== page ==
Hi there! So sorry that the download did not work for you. It looks like I forgot to click a button to upload it correctly! It should be fixed now. Please let me know if it continues to give you difficulty and I’ll email a copy your way!
hello! How do I access the brain family printout. Not sure where to find it.
Hi Leah! You should be able to find the brain family printout on the Sketches resource section. Just click the corresponding picture and it will get you there. If you’re still having a hard time finding it, just let me know!
Hi! I would love to have access to the brain family printout however when I click the picture nothing pops us. Any suggestions?
Hi Misty! The picture does not have a direct link to the resource, but you can find it in the “Sketches Downloads” section on the resource page!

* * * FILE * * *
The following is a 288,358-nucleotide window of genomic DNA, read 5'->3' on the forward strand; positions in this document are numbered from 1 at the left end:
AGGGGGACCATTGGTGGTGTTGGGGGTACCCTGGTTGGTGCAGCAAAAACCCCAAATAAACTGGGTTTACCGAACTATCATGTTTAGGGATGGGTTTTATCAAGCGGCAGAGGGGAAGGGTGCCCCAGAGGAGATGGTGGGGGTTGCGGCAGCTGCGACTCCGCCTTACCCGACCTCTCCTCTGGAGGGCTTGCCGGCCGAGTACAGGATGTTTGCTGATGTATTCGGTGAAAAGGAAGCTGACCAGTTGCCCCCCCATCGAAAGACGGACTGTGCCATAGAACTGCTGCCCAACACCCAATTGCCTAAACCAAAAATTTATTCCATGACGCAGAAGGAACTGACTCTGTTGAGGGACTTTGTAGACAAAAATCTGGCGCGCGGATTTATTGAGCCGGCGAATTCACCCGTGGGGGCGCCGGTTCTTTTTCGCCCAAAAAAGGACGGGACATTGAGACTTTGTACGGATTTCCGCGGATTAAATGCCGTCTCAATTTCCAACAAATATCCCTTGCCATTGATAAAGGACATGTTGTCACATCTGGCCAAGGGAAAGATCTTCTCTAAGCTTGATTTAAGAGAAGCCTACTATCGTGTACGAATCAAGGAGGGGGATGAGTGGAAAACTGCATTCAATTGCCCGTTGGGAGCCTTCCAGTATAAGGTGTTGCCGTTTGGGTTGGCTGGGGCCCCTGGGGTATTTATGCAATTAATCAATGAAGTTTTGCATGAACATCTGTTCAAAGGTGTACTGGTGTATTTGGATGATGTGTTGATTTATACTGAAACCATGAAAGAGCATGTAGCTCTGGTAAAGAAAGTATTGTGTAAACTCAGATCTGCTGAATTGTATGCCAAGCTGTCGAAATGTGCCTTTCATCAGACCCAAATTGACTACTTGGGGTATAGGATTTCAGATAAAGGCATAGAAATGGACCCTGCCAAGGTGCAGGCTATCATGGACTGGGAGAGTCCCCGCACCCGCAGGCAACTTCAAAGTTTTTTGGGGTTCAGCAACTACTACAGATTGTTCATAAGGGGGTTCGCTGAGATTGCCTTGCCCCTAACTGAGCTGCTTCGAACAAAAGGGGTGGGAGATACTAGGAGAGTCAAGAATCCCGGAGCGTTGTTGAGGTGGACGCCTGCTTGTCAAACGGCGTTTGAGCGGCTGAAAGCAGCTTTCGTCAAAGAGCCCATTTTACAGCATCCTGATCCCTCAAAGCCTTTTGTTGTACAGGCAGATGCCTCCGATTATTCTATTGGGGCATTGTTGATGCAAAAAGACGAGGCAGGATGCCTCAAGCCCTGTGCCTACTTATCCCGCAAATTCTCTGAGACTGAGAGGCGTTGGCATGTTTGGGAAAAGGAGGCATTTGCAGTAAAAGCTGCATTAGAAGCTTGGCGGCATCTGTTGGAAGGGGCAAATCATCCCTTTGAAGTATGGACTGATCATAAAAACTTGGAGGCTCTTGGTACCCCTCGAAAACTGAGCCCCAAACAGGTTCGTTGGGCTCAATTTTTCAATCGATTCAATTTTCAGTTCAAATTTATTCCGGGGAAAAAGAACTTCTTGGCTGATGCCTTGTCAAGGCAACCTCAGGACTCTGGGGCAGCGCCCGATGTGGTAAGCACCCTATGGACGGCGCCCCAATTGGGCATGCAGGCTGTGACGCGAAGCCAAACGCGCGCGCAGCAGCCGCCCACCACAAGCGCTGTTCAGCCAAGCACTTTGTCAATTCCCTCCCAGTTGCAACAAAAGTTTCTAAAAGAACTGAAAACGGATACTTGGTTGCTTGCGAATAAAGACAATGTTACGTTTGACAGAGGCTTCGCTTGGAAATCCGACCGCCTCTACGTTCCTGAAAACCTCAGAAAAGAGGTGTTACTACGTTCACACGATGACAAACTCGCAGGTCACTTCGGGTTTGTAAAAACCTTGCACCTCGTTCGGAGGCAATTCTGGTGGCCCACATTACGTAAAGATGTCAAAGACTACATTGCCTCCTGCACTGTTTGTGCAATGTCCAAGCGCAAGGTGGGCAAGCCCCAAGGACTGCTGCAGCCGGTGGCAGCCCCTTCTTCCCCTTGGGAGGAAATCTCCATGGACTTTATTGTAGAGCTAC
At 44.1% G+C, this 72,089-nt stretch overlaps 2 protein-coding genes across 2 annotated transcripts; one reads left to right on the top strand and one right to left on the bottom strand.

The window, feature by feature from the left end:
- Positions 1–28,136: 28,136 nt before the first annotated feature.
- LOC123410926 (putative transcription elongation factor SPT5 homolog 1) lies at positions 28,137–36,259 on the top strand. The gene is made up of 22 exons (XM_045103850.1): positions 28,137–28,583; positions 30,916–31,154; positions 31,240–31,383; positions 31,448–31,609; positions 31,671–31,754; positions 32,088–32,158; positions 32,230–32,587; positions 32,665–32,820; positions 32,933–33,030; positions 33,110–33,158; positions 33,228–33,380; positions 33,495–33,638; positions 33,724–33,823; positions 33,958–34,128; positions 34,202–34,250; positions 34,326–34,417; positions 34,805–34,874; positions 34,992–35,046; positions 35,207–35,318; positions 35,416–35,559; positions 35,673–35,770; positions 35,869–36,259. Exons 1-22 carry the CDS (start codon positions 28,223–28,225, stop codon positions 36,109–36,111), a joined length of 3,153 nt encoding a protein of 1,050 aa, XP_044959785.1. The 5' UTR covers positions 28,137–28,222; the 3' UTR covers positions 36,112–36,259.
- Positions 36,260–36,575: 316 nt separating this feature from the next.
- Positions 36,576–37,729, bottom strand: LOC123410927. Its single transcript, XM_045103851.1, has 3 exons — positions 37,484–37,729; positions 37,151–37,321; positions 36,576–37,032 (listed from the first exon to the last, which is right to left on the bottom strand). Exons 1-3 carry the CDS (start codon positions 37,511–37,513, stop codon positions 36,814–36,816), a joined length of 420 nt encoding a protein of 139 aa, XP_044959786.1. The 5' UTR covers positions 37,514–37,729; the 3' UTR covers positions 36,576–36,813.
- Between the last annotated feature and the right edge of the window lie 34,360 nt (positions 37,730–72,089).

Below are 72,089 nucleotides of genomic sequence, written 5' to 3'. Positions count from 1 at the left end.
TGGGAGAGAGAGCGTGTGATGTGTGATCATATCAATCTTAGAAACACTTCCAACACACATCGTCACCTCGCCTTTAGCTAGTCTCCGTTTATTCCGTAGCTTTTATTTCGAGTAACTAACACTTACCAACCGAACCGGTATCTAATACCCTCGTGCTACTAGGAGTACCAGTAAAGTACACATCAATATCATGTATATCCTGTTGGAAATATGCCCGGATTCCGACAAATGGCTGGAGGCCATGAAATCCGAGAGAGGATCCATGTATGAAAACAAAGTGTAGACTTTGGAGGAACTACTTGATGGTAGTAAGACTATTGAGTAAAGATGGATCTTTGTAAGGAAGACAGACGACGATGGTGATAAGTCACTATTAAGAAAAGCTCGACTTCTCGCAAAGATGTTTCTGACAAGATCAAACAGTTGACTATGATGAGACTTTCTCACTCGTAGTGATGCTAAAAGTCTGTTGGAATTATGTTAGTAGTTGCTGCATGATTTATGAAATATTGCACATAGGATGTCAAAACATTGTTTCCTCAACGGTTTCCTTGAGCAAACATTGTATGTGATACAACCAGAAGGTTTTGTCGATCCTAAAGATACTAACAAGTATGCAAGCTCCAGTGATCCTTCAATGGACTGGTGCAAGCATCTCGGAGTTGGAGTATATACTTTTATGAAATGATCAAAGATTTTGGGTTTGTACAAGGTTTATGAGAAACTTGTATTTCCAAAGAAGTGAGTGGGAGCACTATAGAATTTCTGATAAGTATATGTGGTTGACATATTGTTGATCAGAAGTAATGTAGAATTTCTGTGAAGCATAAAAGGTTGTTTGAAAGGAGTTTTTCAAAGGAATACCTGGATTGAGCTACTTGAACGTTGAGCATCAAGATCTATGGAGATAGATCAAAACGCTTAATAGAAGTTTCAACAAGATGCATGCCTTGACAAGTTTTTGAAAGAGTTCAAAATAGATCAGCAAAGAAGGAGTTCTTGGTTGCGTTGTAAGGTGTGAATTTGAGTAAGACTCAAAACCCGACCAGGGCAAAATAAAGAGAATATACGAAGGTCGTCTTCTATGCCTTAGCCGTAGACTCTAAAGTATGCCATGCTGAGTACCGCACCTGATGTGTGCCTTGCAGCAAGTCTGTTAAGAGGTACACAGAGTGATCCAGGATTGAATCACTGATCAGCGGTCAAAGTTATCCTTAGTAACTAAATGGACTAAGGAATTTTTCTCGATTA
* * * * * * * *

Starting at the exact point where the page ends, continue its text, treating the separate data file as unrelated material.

These resources/videos are INCREDIBLE! Dr. Desuatels and Dr. Delahooke are two of my favorites in translating neuroscience and the polyvagal theory into easy to understand resources for parents and teachers! Love your content! Thank you so much!
I’m so glad you enjoy these resources! Thank you for the feedback!
Hi there! I purchased this resource on TPT and I LOVE it. I sent an email to Lindsey, but didn’t hear back, so I thought I’d try here. I am currently working on my Master’s research project and would love to use this resource in my study. Do I have permission? I will, of course, site SEL sketches in my paper. Please let me know either way. 🙂